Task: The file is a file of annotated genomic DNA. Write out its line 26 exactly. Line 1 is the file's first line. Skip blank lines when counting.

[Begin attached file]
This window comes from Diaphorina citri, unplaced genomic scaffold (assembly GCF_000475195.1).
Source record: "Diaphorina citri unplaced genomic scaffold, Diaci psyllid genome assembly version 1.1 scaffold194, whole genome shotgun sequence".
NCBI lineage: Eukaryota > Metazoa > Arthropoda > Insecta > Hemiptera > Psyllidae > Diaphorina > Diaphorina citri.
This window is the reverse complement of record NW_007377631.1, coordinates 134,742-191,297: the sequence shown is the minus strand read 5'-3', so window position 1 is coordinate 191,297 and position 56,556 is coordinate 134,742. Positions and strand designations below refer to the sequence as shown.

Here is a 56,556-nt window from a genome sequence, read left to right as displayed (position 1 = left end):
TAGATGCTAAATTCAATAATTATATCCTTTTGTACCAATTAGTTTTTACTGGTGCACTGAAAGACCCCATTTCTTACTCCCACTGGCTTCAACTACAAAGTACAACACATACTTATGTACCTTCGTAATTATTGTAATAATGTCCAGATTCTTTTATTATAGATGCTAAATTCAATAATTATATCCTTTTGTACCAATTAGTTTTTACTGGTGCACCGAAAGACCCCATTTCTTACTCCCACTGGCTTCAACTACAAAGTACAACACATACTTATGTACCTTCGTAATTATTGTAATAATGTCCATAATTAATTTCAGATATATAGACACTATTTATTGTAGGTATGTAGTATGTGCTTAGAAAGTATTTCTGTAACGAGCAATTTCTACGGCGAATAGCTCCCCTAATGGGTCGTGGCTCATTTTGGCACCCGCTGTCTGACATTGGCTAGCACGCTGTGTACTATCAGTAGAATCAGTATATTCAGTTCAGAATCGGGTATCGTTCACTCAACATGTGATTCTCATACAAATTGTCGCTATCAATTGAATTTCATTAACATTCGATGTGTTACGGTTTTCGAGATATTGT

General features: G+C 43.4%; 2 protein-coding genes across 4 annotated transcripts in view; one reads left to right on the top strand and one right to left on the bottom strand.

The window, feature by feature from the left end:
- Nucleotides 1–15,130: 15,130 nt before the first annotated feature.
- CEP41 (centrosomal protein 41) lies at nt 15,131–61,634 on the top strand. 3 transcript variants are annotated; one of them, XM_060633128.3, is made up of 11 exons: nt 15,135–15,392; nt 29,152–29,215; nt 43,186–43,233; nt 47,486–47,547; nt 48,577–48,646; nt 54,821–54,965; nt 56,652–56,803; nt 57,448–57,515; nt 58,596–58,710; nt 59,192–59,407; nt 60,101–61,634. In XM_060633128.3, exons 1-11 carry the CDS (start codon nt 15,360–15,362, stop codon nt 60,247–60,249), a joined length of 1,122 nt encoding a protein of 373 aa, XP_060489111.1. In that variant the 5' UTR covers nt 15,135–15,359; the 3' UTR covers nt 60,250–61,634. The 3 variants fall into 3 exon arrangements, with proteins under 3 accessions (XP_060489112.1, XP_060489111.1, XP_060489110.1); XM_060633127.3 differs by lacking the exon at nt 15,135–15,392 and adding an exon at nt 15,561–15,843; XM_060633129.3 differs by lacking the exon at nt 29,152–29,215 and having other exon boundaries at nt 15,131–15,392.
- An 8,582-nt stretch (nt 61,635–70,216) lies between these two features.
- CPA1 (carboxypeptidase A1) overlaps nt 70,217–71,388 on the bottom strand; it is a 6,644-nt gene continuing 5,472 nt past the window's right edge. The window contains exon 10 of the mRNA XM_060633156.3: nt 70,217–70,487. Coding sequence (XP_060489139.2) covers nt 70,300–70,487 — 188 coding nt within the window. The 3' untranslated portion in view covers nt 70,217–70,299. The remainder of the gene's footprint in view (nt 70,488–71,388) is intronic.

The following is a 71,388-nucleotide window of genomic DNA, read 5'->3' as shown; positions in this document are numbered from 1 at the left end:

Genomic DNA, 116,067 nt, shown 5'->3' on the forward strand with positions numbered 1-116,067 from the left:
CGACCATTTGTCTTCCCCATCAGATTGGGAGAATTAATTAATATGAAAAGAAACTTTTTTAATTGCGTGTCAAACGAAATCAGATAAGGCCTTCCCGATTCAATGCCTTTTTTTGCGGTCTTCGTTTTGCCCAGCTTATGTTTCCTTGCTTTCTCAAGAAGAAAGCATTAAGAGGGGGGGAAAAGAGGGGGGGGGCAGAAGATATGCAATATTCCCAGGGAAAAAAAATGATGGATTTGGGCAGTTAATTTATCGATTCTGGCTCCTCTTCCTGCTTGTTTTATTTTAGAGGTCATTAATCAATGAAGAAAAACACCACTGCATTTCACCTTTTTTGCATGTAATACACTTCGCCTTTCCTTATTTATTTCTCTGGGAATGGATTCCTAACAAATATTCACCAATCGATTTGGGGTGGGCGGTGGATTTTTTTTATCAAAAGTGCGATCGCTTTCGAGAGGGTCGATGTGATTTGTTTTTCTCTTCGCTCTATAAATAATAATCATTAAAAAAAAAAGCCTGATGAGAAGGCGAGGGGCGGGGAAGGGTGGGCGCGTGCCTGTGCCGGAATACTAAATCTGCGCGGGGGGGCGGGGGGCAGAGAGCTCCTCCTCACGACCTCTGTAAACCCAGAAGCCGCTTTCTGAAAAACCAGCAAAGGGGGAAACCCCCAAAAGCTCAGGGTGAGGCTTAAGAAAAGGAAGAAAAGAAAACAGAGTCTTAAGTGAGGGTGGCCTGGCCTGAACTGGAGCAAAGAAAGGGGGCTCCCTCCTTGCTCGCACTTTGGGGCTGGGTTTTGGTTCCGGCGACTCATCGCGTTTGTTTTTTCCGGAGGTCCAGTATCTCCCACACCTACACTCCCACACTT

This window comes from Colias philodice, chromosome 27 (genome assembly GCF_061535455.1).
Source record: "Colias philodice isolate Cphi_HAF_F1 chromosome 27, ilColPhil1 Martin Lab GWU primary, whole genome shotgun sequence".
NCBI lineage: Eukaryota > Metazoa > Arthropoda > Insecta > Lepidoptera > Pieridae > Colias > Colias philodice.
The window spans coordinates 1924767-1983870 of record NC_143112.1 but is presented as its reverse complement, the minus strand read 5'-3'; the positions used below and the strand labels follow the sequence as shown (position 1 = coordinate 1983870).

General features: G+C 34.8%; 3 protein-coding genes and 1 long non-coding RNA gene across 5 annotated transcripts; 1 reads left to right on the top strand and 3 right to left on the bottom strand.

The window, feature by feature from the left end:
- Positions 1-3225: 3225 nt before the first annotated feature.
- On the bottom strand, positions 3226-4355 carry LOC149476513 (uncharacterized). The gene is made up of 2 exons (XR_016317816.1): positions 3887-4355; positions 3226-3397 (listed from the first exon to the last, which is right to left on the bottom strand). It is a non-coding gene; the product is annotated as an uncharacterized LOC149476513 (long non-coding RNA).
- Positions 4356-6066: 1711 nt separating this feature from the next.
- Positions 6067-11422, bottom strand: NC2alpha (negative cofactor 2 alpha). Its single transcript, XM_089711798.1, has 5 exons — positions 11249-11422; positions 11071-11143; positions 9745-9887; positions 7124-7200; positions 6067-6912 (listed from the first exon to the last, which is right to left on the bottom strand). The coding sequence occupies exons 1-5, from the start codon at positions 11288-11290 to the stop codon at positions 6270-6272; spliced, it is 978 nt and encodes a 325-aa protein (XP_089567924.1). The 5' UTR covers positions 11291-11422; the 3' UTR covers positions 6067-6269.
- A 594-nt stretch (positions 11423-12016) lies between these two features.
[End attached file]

- A 594-nt stretch (positions 11423-12016) lies between these two features.